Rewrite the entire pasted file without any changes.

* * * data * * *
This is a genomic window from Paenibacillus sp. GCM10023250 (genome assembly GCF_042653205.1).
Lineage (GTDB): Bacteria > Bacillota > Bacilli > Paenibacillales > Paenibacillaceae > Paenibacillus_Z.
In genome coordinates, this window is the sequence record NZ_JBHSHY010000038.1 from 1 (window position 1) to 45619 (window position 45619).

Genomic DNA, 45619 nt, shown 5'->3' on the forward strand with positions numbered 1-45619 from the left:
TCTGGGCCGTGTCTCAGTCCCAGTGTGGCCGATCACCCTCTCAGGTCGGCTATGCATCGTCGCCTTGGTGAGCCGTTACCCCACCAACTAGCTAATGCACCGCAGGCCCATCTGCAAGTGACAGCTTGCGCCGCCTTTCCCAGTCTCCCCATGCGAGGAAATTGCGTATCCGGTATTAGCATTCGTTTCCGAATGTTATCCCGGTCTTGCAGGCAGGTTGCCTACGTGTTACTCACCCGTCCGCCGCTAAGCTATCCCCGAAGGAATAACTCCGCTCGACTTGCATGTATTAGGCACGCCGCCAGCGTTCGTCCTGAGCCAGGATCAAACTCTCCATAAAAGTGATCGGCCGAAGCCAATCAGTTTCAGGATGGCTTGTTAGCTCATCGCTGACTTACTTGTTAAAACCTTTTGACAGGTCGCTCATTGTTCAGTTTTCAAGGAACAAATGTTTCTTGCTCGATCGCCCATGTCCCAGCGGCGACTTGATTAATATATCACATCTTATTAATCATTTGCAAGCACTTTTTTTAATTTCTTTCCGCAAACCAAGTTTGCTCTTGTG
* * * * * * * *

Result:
This is a genomic window from Paenibacillus sp. GCM10023250 (genome assembly GCF_042653205.1).
Lineage (GTDB): Bacteria > Bacillota > Bacilli > Paenibacillales > Paenibacillaceae > Paenibacillus_Z.
In genome coordinates, this window is the sequence record NZ_JBHSHY010000038.1 from 1 (window position 1) to 45619 (window position 45619).

Genomic DNA, 45619 nt, shown 5'->3' on the forward strand with positions numbered 1-45619 from the left:
TCTGGGCCGTGTCTCAGTCCCAGTGTGGCCGATCACCCTCTCAGGTCGGCTATGCATCGTCGCCTTGGTGAGCCGTTACCCCACCAACTAGCTAATGCACCGCAGGCCCATCTGCAAGTGACAGCTTGCGCCGCCTTTCCCAGTCTCCCCATGCGAGGAAATTGCGTATCCGGTATTAGCATTCGTTTCCGAATGTTATCCCGGTCTTGCAGGCAGGTTGCCTACGTGTTACTCACCCGTCCGCCGCTAAGCTATCCCCGAAGGAATAACTCCGCTCGACTTGCATGTATTAGGCACGCCGCCAGCGTTCGTCCTGAGCCAGGATCAAACTCTCCATAAAAGTGATCGGCCGAAGCCAATCAGTTTCAGGATGGCTTGTTAGCTCATCGCTGACTTACTTGTTAAAACCTTTTGACAGGTCGCTCATTGTTCAGTTTTCAAGGAACAAATGTTTCTTGCTCGATCGCCCATGTCCCAGCGGCGACTTGATTAATATATCACATCTTATTAATCATTTGCAAGCACTTTTTTTAATTTCTTTCCGCAAACCAAGTTTGCTCTTGTG